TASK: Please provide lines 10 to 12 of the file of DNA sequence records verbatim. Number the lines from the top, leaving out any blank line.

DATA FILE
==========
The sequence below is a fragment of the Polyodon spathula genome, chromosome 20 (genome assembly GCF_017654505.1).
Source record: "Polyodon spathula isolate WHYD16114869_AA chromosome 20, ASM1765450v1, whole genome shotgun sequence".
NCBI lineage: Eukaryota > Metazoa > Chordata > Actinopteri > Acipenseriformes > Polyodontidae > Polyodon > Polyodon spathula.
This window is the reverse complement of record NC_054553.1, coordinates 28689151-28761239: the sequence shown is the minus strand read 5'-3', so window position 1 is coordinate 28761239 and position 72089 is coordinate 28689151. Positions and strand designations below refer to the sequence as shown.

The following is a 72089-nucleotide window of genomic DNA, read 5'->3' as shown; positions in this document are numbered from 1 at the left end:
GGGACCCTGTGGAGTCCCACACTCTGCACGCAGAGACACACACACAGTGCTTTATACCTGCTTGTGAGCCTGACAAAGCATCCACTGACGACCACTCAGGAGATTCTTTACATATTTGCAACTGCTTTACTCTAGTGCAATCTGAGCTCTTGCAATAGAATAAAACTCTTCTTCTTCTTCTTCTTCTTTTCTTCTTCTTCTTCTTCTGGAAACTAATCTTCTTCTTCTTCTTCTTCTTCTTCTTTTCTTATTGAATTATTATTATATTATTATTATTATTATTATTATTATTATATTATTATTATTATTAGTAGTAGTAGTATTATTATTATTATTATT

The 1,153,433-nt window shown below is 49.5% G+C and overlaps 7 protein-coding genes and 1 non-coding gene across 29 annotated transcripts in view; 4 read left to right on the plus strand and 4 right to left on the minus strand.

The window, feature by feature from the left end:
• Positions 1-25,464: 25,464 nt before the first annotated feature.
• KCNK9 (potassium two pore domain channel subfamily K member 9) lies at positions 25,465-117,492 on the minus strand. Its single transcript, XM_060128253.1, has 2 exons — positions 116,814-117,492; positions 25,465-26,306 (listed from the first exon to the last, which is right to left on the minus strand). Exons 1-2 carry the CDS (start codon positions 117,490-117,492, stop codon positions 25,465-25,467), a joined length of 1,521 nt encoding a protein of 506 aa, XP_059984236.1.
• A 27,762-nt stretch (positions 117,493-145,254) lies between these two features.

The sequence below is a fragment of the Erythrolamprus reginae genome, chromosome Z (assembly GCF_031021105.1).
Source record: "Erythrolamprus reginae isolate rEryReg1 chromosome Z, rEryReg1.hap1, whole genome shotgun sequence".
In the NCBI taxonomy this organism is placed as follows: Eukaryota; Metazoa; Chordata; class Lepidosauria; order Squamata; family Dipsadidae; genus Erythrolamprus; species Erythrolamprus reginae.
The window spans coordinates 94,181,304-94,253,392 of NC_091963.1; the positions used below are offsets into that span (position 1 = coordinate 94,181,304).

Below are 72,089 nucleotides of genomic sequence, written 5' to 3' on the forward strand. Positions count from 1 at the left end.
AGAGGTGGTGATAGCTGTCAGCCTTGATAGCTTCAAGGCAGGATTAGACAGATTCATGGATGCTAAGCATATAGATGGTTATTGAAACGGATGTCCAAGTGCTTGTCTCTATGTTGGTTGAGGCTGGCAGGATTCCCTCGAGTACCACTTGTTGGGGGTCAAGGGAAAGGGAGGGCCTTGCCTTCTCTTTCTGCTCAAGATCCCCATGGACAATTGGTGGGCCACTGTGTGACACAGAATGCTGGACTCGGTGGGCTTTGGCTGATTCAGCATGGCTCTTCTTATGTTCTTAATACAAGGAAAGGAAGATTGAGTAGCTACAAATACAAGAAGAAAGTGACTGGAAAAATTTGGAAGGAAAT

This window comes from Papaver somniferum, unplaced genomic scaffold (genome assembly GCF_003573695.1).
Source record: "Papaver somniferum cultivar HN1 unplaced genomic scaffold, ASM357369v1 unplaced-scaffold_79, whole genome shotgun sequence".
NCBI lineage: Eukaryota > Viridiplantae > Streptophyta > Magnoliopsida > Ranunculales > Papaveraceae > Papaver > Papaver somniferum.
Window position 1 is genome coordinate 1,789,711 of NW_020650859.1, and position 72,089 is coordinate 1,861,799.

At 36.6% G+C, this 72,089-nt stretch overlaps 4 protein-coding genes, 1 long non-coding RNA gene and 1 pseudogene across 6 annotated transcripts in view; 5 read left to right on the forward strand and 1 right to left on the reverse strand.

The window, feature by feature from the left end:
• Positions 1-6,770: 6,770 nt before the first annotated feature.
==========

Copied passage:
• KCNK9 (potassium two pore domain channel subfamily K member 9) lies at positions 25,465-117,492 on the minus strand. Its single transcript, XM_060128253.1, has 2 exons — positions 116,814-117,492; positions 25,465-26,306 (listed from the first exon to the last, which is right to left on the minus strand). Exons 1-2 carry the CDS (start codon positions 117,490-117,492, stop codon positions 25,465-25,467), a joined length of 1,521 nt encoding a protein of 506 aa, XP_059984236.1.
• A 27,762-nt stretch (positions 117,493-145,254) lies between these two features.

The sequence below is a fragment of the Erythrolamprus reginae genome, chromosome Z (assembly GCF_031021105.1).